We will start class today with a brief overview of our syllabus. We are required to have a common syllabus across the building, so there are very few things that should be surprising to students about what we present, but we will make sure to highlight our grading policies and a few other classroom procedures.
Due to the integrated format of my classroom, my teaching partner and I have to negotiate our classroom rules to make sure that both of us is comfortable with how things run each day. I tend to be much more flexible when I teach by myself, but I appreciate the structure that he likes to work within, so our classroom this year will be much more rigid than my other classes might look.
Today we will dive into our first class text, Persepolis. This book is a graphic novel about the Iranian revolution of the 1970s/1980s and is told from the perspective of a ten year old girl. My teaching team decided to use this text as our first text of the year to ease students into complex world issues through a very easy to understand piece of narrative non-fiction.
However, most students are not familiar with how to read a graphic novel, so today, we will introduce students to the tools and techniques used in creating a graphic novel. To do this, we will do a quick, whole class analysis of four comics. As we look at each visual text, I will ask student to take note of the stylistic choices each author/artist is making so that we can discuss the characteristics of this genre in coming days.
This is all to say that I think it is good to start out the year with a book that students can find immediate success with. Spending time with genre specific vocabulary will help us to talk about this text with some common vocabulary for authorial technique that might not be as concrete/familiar as the language we use to discuss a traditional narrative.
Next, I will have students practice analyzing single panels of graphic text. To do this, I will hand out a photocopied copy of the first page of Persepolis, which introduces us to our narrator, Marji, and gives us a little context about her life and the setting of the book. We won't actually start reading Persepolis until early next week, but we will be working with graphic texts over the next few days, so I am using these panels to begin our discussions for continuity.
As we analyze these panels, I will write key vocabulary, which my teaching team and I found on readwritethink.org, and which we'll use to make sure all the 10th grade students are learning similar terms for describing graphic novels (L.9-10.3). I will have students take notes so they have appropriate terms for annotating their own texts once we dive into reading the book.
I will let the students spend about ten minutes really reading and analyzing the text for structure and authorial purpose (RI.9-10.3). As this is likely a new skill (or a skill they learned last year and have forgotten in their summer malaise), I will ask them to think about why Satrapi might start her book the way she does. I will also ask them to think about what the author chooses to include on the page and in the text boxes, which will hopefully point them towards an answer to what Satrapi might be trying to do.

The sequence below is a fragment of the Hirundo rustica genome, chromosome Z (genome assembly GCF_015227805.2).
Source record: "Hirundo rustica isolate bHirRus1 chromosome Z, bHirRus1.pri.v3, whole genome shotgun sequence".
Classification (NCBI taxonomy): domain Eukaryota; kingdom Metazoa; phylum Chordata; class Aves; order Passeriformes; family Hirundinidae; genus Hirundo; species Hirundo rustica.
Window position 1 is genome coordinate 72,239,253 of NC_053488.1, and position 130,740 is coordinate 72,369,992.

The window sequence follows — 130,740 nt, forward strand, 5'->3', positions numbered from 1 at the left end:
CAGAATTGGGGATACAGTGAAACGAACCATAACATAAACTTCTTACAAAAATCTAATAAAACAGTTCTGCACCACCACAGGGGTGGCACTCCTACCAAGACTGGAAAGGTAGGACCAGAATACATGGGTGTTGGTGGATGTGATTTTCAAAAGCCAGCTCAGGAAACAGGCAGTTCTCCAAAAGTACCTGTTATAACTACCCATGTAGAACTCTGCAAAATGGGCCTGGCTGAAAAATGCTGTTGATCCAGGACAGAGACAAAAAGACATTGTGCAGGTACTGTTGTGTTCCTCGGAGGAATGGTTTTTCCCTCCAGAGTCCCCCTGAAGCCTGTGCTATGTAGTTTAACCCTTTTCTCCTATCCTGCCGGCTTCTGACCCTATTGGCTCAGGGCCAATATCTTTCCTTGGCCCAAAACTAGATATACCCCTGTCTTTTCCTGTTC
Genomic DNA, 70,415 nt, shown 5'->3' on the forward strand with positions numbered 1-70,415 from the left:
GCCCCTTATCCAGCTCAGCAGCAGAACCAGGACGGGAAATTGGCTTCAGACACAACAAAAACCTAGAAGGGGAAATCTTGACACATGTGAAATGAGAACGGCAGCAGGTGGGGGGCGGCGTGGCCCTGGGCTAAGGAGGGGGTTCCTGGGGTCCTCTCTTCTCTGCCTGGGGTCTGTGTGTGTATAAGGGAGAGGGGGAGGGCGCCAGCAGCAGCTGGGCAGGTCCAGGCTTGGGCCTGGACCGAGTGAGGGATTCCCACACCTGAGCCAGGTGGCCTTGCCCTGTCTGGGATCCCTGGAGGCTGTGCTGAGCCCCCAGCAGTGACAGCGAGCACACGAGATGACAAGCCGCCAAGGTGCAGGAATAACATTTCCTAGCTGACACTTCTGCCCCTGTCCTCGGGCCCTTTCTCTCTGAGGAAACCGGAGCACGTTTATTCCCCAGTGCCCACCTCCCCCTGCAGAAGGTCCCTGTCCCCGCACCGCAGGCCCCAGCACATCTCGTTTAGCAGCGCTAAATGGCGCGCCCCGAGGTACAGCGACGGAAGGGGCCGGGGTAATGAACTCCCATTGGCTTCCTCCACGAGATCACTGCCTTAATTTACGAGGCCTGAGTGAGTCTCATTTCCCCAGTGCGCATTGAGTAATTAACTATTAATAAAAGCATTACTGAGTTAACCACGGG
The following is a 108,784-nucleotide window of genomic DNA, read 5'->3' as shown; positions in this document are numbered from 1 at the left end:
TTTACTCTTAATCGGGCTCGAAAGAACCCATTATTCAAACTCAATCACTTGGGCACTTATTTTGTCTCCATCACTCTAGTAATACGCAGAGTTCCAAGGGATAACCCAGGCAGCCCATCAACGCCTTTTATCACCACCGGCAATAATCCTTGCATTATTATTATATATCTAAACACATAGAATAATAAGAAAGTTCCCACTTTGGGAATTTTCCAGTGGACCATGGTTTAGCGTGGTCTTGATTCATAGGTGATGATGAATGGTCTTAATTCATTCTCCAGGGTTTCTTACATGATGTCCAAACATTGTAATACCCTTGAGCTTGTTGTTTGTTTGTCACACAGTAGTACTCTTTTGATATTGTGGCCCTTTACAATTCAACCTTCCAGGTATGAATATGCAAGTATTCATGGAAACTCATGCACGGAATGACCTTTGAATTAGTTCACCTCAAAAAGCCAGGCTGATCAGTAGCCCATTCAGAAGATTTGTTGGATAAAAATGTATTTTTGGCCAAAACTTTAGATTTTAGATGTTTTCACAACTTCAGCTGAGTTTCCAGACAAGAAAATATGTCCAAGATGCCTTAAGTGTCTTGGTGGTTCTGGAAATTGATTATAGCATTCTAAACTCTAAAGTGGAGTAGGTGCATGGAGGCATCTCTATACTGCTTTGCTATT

I anticipate that there are some who are going to complain that there isn’t anything to annotate and/or speed through this ten minutes. I will walk around and push them to look more specifically at the text reminding them that there is more there than they are used to reading. Here is a great (graphic!) example of some things you as a teacher might be able to push students to look for/think about when reading graphic texts.
Once ten minutes is up, we will share out as a whole group. I will ask the students to add to their annotations or observations based on what the other students are saying and ask them to make predictions about the way the book is going to read based on what they see on the first page.
To wrap up class today, I will ask students to create their own panels (W.9-10.3) modeled after the first page of Persepolis. These panels should include a picture of them as a ten year old child and include a brief description of a significant memory or contextualization of their life at that time, just like Satrapi provides on the first page of her memoir.
These panels will hopefully give me a chance to get to know my students a little more as well as providing me with an opportunity to gauge their understanding of the graphic novel genre.
Additionally, it will help me to learn who my artists are and to learn about their personalities as I see what they chose to draw from their childhood. I will also be using these panels in an upcoming lesson to review rhetorical technique as I ask students to reflect on why they chose to draw/write what they did.
We will use the last few minutes of class to clean up and to remind students of their homework, which is to finish their panels and to get their video release forms signed.